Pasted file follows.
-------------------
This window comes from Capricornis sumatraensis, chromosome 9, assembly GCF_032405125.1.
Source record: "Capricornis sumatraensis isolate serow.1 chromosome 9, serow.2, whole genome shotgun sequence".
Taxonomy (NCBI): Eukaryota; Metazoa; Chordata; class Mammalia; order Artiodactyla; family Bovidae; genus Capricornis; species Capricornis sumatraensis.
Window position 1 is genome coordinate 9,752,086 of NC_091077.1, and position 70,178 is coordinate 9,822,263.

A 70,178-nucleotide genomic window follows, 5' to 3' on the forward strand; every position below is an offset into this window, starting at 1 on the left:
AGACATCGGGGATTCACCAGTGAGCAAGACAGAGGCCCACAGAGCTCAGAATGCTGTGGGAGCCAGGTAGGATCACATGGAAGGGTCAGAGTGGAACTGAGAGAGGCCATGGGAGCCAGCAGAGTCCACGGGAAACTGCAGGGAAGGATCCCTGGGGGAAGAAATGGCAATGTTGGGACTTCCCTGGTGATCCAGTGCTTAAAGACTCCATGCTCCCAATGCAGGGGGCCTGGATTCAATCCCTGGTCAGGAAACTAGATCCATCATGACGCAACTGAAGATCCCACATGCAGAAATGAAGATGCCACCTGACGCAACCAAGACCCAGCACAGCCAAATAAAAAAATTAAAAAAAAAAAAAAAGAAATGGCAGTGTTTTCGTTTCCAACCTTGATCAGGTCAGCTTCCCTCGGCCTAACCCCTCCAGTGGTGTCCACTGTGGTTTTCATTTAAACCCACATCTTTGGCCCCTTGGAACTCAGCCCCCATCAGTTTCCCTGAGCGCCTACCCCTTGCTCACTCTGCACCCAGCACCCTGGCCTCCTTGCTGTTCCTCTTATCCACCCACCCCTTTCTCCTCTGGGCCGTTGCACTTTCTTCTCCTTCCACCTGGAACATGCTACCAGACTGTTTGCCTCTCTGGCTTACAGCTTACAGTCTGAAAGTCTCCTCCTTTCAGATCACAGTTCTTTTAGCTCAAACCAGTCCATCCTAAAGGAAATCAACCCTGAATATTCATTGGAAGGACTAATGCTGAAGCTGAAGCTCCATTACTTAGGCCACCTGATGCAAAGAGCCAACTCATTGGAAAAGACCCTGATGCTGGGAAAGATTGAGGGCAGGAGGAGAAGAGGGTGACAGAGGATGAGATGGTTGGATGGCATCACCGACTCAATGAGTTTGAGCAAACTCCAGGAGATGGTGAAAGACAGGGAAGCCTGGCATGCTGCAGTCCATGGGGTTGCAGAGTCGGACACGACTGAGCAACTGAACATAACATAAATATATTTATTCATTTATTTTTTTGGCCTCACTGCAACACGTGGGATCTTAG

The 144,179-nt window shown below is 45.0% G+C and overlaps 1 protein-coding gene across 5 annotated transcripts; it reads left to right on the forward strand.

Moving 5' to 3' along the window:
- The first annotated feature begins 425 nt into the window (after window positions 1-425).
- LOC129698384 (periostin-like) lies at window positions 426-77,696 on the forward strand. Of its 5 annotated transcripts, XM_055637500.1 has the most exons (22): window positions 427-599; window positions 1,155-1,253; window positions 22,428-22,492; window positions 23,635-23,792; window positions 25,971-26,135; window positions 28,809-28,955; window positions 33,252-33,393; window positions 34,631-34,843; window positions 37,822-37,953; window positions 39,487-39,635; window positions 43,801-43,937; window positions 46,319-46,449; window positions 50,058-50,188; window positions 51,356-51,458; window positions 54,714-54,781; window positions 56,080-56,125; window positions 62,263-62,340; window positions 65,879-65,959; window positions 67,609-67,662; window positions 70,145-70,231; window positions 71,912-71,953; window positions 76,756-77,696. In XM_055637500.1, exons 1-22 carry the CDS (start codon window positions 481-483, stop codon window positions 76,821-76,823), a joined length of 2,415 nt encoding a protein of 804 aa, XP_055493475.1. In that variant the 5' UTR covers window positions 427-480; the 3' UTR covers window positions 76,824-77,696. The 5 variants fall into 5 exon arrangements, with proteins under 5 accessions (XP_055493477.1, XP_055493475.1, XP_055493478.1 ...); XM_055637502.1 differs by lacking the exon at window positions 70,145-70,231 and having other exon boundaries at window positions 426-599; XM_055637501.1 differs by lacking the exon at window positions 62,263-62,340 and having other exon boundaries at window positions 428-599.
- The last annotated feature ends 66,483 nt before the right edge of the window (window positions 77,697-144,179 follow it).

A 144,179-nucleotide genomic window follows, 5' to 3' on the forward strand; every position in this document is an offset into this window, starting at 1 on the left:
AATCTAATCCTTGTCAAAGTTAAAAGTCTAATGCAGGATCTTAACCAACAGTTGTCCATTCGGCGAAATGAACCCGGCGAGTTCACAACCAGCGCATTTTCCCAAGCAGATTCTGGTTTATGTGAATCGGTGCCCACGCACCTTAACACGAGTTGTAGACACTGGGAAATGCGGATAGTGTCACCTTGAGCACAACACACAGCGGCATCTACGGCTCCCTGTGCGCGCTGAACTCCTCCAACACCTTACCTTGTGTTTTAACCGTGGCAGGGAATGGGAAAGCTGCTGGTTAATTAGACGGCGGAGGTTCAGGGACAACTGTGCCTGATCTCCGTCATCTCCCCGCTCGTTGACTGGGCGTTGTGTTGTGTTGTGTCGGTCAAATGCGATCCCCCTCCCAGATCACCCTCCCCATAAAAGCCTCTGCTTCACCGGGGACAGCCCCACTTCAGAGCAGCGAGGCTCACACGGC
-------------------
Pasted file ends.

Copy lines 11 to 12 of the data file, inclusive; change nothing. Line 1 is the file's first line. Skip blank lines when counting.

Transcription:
- The last annotated feature ends 66,483 nt before the right edge of the window (window positions 77,697-144,179 follow it).

A 144,179-nucleotide genomic window follows, 5' to 3' on the forward strand; every position in this document is an offset into this window, starting at 1 on the left: